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Annapolis native achieves Hollywood dream and returns for Marvel comic book signing

Andrea Blackstone | 10/6/2017, 6 a.m.
Award-winning writer and producer Rodney Barnes recalls walking to a convenience store on the corner of Chesapeake Avenue and 6th ...
Award-winning writer and producer Rodney Barnes grew up in Annapolis. He returns to the area to launch his first ongoing Marvel comic book series called “Falcon #1” on October 11, 2017, at Twilite Zone Comics located at 18 Crain Highway North in Glen Burnie, Maryland from from 11 a.m. to 1 p.m. Courtesy Photo

— Award-winning writer and producer Rodney Barnes recalls walking to a convenience store on the corner of Chesapeake Avenue and 6th Street in Annapolis, Maryland, where he would read comics for hours. The Annapolis native can now add Marvel comic book writer to his impressive resume.

Barnes has worked on projects such as Everybody Hates Chris (Chris Rock), the Boondocks, and My Wife and Kids. He is said to be a rising African American creative in Hollywood.

Barnes returns to the area to launch his first ongoing Marvel comic book series called “Falcon #1” on October 11, 2017, at Twilite Zone Comics located at 18 Crain Highway North in Glen Burnie, Maryland from from 11 a.m. to 1 p.m. The public is also invited to attend an evening social at Mt. Zion United Methodist Church, located at 612 Second Street in Annapolis from 7 p.m. to 9 p.m. Comic books will be available for sale at both venues.

In the seventies, Barnes shared his hobby of reading and collecting comic books with old friends in Eastport such as John “Bumper” Moyer, who owns Twilite Zone Comics.

“Besides the fun of having a number one comic that is signed by the writer—and that’s the memorabilia aspect of that—the kids and even adults will get to see somebody who… made his fame in Los Angeles, and moved there,” said “Bumper,” when talking about Barnes’s upcoming launch event. “A lot of people have that dream. They would love to, in some creative way, go out and be successful and Rodney actually made that dream happen.”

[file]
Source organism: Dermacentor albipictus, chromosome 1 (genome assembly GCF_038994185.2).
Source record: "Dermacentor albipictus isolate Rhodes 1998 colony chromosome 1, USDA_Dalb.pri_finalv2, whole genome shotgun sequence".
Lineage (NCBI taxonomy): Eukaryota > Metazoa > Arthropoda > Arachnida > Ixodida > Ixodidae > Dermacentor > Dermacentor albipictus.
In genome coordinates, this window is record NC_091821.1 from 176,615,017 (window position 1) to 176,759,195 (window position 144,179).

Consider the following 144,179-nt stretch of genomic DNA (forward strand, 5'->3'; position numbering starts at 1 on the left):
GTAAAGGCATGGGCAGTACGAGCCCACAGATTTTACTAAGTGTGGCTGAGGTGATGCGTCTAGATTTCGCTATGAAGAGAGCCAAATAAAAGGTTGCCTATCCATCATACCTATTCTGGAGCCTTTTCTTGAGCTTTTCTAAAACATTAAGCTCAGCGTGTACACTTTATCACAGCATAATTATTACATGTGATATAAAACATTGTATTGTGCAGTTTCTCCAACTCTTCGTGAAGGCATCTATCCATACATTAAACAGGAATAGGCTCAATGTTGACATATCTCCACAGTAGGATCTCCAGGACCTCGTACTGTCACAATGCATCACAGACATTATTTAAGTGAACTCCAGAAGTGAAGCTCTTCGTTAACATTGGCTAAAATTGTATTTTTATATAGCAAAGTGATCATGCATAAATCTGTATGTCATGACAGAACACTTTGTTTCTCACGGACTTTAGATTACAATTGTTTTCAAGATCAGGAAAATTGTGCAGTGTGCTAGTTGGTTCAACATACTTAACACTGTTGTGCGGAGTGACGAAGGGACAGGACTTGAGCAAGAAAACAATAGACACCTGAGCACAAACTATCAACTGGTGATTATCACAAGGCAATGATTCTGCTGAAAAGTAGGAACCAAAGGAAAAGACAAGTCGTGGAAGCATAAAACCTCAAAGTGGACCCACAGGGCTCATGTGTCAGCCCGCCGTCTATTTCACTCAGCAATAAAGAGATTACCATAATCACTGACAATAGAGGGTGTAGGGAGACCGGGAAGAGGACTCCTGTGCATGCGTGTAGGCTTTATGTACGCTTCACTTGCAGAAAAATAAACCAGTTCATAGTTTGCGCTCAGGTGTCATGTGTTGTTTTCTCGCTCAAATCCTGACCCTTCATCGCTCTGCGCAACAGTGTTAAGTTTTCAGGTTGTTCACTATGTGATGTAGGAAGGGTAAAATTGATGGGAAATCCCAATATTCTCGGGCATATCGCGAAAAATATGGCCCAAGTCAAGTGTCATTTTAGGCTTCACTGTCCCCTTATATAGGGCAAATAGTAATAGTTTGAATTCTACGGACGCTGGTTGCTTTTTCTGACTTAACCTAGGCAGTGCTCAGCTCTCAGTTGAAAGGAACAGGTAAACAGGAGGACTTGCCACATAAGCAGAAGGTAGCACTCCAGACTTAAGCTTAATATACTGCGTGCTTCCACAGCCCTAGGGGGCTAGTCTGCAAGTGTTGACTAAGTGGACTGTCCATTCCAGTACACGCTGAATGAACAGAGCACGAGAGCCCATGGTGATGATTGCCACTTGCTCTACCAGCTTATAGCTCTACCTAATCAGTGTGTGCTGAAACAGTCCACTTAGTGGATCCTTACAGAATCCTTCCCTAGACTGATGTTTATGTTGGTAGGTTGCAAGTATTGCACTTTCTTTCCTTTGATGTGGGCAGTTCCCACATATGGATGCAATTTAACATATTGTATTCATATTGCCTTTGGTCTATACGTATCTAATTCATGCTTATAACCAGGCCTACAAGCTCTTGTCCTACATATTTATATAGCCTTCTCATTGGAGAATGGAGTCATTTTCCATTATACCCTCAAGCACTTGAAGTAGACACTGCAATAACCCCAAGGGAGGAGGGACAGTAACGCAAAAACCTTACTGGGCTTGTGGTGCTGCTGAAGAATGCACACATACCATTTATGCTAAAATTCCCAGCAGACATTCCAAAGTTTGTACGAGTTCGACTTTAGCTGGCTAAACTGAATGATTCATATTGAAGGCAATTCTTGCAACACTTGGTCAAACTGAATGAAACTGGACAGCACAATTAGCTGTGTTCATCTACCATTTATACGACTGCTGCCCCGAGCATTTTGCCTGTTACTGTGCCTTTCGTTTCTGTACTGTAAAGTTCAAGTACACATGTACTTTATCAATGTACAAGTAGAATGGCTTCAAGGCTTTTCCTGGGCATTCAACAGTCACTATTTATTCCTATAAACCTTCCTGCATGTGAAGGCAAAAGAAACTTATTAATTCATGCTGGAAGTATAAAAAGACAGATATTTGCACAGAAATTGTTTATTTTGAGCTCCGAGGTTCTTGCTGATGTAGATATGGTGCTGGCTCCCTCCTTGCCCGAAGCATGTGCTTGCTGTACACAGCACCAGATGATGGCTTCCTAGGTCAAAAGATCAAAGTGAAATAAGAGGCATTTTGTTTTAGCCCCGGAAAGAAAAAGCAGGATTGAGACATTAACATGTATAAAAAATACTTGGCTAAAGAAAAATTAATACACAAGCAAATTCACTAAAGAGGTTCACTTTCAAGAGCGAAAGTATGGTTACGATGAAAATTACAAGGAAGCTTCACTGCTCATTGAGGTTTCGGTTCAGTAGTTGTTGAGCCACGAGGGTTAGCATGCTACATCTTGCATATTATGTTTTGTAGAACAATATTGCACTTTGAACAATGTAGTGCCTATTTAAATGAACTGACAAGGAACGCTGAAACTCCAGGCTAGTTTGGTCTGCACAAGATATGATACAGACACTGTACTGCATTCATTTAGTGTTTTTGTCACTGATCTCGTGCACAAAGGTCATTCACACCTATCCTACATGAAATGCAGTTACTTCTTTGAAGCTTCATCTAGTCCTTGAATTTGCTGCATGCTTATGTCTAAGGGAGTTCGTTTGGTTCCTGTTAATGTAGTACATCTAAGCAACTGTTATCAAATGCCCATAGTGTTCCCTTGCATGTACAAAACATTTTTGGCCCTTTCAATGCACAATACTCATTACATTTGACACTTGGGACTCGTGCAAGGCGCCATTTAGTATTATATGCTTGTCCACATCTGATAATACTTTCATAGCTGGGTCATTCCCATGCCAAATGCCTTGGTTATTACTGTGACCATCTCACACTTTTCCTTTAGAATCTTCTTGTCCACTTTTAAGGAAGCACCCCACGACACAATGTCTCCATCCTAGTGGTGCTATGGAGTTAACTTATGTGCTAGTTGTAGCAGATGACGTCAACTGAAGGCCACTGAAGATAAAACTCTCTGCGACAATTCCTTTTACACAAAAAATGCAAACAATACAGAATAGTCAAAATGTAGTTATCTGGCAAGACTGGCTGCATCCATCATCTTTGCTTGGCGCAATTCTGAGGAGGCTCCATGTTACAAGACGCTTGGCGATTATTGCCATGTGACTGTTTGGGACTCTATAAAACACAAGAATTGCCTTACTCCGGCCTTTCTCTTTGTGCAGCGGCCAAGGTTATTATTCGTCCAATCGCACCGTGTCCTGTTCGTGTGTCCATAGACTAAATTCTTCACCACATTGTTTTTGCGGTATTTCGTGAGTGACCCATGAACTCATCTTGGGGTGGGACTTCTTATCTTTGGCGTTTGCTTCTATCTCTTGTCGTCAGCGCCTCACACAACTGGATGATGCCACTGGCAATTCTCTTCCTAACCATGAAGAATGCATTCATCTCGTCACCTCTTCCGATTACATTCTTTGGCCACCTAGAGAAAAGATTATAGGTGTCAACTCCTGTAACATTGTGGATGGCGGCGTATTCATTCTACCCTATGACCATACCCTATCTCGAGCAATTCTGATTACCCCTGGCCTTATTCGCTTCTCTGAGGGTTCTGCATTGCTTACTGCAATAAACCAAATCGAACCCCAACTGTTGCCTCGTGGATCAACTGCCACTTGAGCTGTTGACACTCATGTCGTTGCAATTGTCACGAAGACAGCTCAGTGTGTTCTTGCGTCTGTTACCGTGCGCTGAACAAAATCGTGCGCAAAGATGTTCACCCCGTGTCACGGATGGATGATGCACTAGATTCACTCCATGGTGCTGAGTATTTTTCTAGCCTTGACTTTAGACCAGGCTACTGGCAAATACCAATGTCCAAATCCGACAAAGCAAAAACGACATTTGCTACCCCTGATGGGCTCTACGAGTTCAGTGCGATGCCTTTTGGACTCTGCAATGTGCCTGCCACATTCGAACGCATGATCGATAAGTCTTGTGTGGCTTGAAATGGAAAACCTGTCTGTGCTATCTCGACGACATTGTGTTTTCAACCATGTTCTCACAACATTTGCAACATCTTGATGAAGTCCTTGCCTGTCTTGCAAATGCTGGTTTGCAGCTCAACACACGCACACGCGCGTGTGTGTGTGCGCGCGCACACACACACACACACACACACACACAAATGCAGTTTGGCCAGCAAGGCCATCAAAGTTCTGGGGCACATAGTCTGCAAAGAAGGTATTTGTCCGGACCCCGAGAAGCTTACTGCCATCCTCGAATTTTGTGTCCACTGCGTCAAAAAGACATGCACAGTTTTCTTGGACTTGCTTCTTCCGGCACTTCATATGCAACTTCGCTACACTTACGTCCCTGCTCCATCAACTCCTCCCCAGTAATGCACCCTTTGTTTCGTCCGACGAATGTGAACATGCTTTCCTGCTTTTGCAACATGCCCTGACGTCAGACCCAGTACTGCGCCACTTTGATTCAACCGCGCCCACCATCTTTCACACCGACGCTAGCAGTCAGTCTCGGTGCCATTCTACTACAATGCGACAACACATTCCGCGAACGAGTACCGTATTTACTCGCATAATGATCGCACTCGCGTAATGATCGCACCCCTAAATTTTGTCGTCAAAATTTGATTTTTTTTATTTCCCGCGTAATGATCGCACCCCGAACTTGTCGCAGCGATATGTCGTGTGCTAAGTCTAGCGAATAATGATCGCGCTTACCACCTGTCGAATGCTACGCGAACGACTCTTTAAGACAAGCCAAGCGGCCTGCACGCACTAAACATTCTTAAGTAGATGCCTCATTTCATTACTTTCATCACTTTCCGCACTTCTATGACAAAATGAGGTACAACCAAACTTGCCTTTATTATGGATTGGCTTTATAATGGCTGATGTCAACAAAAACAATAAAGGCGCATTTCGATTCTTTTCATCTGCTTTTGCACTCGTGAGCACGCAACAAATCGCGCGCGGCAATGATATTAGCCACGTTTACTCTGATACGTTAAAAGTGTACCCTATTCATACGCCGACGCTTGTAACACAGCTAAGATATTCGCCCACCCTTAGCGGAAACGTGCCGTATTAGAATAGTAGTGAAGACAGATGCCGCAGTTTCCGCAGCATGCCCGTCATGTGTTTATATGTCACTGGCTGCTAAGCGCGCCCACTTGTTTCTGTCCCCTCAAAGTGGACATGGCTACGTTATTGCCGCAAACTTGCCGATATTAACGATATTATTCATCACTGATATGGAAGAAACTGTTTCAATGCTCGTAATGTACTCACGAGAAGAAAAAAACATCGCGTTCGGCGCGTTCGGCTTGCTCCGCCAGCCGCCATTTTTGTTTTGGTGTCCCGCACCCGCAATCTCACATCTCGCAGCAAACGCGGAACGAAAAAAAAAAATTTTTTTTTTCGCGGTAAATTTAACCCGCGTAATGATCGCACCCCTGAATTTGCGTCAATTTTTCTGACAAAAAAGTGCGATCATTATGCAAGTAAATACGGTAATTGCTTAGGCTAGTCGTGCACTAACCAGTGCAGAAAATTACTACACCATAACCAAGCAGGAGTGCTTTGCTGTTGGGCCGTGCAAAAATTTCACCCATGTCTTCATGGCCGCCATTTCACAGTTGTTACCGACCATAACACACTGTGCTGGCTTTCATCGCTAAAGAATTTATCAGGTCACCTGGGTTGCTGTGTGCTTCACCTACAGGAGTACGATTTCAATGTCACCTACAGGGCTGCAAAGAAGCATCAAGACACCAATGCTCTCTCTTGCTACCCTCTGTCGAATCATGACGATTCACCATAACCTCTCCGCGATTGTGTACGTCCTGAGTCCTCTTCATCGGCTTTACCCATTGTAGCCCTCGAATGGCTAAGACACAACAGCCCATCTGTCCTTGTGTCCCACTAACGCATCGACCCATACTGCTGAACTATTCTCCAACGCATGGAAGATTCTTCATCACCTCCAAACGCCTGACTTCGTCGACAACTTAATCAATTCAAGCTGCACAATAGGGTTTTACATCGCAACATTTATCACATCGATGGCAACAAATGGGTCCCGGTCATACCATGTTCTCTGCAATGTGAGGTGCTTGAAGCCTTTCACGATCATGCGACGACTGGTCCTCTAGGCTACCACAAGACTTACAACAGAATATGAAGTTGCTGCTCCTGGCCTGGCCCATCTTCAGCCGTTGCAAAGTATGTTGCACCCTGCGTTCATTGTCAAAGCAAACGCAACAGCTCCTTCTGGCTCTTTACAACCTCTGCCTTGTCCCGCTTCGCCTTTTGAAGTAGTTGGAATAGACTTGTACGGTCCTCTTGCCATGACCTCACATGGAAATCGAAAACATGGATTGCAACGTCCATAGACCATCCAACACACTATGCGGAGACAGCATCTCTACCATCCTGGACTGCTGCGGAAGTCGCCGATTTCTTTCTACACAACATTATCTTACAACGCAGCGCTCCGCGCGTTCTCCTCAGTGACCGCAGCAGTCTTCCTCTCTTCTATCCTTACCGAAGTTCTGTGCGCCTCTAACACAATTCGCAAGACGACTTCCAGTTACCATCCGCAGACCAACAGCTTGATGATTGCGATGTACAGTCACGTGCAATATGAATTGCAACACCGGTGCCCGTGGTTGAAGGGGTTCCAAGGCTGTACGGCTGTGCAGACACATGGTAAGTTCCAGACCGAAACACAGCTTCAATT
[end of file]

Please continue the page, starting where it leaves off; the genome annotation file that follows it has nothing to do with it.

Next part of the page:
Bumper’s father and Zastrow Simms made Barnes feel like someone in the community cared. He was among youth they took to basketball games and the movies. Barnes recognizes the value of growing up in a supportive place.

“But the big thing for me, I think if I had not grown up in Annapolis, I would not be doing what I do right now,” Barnes said. “Growing up in Annapolis when I did, gave me enough space and had the right ingredients of history, and the tenor and temperament of the community.”

Barnes attended Howard University in Washington, D.C.

His Hollywood dream began in his mid-20s, after a friend asked what he would do if he could achieve his biggest goal. Barnes replied that he would love to write movies and television shows in Hollywood. He later became a production assistant while working on movies in the area. Barnes met a famous contact in Charlottesville, Virginia, when he worked on a movie called Major Payne.

“I met Damon Wayans. Damon and I hit it off, and he asked me what I wanted to do with my career, and I told him that I wanted to be a writer. He gave me an opportunity to work with him for a few years. Eventually, I [went] to California and I worked on the movie, Bulletproof. He told me that if I was to take this seriously, I had to move [to California] because that’s what writers do,” Barnes said. “I packed up my stuff and I lived in my car for about eight months and started to ply my trade. By day I would work on movies and TV shows as a production assistant, or assistant director, and then at night I would write. And eventually Damon had a show, My Wife and Kids, and he gave me a job as a punch up writer (a script doctor) for a day, and that day turned into 20 years.”

Despite Barnes’s success, he acknowledges his previous struggles trying to survive in California around 1997. Even though he was tempted to come home, he decided to stay and take it day-by-day, after speaking with an encouraging friend. Shortly thereafter, things turned around for Barnes with the opportunity to write for the show, “My Wife and Kids.”

“What I’ve come to learn is that if you truly put your heart into something, like really, truly commit, it’s limitless what you can do,” Barnes said.

When Barnes returns to his hometown to celebrate his Marvel comic book project, he says he is open to discussing other facets of his career and the aspirations of budding writers who are seeking advice.

“Now being where I am, and doing what I am doing, I would love to be able to come back and build a relationship with the community,” Barnes said.

For more details about Barnes’s launch party, visit: https://www.facebook.com/twilitezone.comics.